MCAT Sections: What is on the MCAT?

MCAT Sections: What is on the MCAT?

The Medical College Admissions Test (MCAT) can be intimidating for any aspiring medical student. Each section tests your knowledge of basic sciences you’ll apply in medical school and as a doctor, as well as your aptitude for learning. Though it may be one of the most challenging entrance exams out there, that doesn’t mean it’s impossible to pass.


Studying for the MCAT
Bianca Villanueva


August 10, 2023

Many students can feel overwhelmed by the coverage of the exam. The questions range from natural and social sciences and put to the test the subjects most pre-med students learn throughout their undergraduate programs. As such, the best way to approach it is step by step, rather than looking at the big picture. This article will break down each section and include some tips for tackling each one. But first, what is the MCAT?

What is the MCAT?

The MCAT is a computer-based standardized exam in multiple choice format, taken by prospective medical students in the USA, Canada, and the Caribbean Islands.

This applies to programs for both Allopathic M.D. and Osteopathic, D.O. It’s split into 4 different sections that are scored individually. The whole exam, including breaks, takes 7.5 hours; so it’s as much an endurance event as it is an academic one.

The scoring range falls between 472–528 with a median of 500, as it’s scored by percentile. There’s no true “passing score”. Colleges, rather, usually set a cut-off score as their benchmark for selection. So, you’re really competing against your peers, not some predetermined standard.

You can view the MCAT as similar to an entrance exam. It’s a test that aims to guide schools in their student selection process by predicting their success in or readiness for medical school. You might be thinking, why not just base medical school applications on college grades?  It’s because, unfortunately, a notable number of students don’t complete medical school due to inadequate academic preparedness. That’s the core reason for the MCAT’s existence.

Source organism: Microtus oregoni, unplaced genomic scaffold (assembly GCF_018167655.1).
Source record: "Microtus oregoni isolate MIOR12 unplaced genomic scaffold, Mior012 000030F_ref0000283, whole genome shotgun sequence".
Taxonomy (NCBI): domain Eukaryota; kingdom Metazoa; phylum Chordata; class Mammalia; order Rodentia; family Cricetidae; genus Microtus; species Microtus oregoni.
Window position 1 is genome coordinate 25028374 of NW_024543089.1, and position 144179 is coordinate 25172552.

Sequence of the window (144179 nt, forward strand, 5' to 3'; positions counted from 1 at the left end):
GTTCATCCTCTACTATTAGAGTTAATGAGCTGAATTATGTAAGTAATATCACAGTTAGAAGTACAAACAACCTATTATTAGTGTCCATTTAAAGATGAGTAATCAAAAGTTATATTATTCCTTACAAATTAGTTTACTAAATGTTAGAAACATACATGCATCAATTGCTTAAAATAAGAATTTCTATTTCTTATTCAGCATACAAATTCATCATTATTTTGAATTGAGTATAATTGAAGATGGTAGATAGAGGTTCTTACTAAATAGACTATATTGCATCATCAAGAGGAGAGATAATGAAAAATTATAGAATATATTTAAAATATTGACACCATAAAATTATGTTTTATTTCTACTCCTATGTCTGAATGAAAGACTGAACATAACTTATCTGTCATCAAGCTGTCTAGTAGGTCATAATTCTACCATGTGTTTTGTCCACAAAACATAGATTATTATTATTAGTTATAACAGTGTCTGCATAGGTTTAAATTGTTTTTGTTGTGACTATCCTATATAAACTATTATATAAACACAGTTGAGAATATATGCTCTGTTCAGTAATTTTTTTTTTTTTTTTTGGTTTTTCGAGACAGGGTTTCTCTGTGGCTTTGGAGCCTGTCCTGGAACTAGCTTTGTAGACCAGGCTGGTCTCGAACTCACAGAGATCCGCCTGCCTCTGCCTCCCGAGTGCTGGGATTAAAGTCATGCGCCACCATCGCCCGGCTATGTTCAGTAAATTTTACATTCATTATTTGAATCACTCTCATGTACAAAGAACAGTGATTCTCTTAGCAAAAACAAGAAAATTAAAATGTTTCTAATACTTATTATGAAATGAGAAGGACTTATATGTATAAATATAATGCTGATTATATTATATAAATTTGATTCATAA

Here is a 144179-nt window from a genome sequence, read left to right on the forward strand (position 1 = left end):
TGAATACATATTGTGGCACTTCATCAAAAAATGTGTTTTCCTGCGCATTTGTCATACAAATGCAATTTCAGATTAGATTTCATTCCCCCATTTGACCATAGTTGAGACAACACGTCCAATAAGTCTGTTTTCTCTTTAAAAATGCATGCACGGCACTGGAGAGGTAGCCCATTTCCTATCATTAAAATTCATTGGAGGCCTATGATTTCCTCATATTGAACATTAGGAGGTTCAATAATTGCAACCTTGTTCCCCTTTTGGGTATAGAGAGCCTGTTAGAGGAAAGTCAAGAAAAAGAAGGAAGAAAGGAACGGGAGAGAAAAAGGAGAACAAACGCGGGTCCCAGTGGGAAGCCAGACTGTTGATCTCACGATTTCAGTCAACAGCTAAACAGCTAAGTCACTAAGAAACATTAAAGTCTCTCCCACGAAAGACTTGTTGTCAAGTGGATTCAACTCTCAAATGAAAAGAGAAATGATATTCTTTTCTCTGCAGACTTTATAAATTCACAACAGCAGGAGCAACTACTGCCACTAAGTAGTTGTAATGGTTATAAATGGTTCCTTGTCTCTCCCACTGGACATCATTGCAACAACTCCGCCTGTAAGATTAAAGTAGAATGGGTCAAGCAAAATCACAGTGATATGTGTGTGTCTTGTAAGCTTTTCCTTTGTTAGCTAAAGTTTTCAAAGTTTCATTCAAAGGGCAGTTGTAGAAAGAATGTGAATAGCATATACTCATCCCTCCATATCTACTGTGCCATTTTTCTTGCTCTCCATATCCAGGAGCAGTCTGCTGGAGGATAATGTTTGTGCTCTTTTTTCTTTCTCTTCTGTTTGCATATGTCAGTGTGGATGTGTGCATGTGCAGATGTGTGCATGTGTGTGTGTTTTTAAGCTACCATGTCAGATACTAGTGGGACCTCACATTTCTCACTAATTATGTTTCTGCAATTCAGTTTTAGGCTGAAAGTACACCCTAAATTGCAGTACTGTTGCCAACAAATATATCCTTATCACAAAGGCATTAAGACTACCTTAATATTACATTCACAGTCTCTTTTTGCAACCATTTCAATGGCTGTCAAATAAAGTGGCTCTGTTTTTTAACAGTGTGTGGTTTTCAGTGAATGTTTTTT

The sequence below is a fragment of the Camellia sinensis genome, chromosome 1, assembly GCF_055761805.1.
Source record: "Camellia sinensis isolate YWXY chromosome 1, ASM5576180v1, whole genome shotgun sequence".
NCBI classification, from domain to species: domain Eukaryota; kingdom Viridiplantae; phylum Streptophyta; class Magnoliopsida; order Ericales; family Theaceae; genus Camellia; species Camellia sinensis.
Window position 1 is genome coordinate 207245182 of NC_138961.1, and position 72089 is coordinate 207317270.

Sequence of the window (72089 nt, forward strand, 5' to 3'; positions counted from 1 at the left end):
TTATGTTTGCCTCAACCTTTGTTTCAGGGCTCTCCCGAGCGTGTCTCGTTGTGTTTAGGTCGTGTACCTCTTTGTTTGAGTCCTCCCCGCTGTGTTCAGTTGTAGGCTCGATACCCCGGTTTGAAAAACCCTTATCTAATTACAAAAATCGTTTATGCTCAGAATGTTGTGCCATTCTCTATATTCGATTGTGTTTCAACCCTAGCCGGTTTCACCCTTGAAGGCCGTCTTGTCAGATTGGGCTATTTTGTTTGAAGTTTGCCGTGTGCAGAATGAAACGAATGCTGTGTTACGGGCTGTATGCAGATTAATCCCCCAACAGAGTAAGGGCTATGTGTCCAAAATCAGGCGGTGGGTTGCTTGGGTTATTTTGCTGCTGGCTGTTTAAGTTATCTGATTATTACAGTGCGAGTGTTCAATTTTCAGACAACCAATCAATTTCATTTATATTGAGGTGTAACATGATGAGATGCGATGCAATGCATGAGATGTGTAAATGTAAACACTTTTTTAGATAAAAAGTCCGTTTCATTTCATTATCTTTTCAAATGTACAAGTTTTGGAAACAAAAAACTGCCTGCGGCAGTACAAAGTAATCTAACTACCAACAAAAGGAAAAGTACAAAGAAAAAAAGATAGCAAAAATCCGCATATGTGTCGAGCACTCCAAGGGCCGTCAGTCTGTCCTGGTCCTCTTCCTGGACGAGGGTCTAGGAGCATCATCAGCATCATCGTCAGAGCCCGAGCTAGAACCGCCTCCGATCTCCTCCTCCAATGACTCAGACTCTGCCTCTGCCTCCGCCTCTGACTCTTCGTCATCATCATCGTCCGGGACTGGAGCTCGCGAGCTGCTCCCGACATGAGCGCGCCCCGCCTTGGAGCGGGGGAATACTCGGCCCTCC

While the MCAT has a strong relationship with your success in first year medical school, it is by no means a perfect test. Your score here is never a 100% accurate predictor of your performance in medical school, and it shouldn’t be. A student’s potential for success hinges on their dedication and perseverance, not just the results of one exam.

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What is on the MCAT? An MCAT Section Breakdown

Biological and Biochemical Foundations of Living Systems (Bio/Biochem)

  • Number of questions: 59 questions
  • Time limit: 95 minutes

This section tests your ability to recall your biological and biochemical knowledge and apply it to problem-solving. Knowing the processes and interactions of living organisms is one of the main competencies as a doctor.

Study up on your basic biology, inorganic chemistry, organic chemistry, and physics. College-level biochemistry and cellular and molecular biology are included as well, which are also common prerequisite subjects pre-med students take in their undergrad courses. Research and statistics will also come up in this section, usually applied to biological sciences.

For this part of the exam, you’ll have access to a periodic table. Make sure that you understand groups and periodic trends. That will make it easier for you to use the table as a reference during the exam.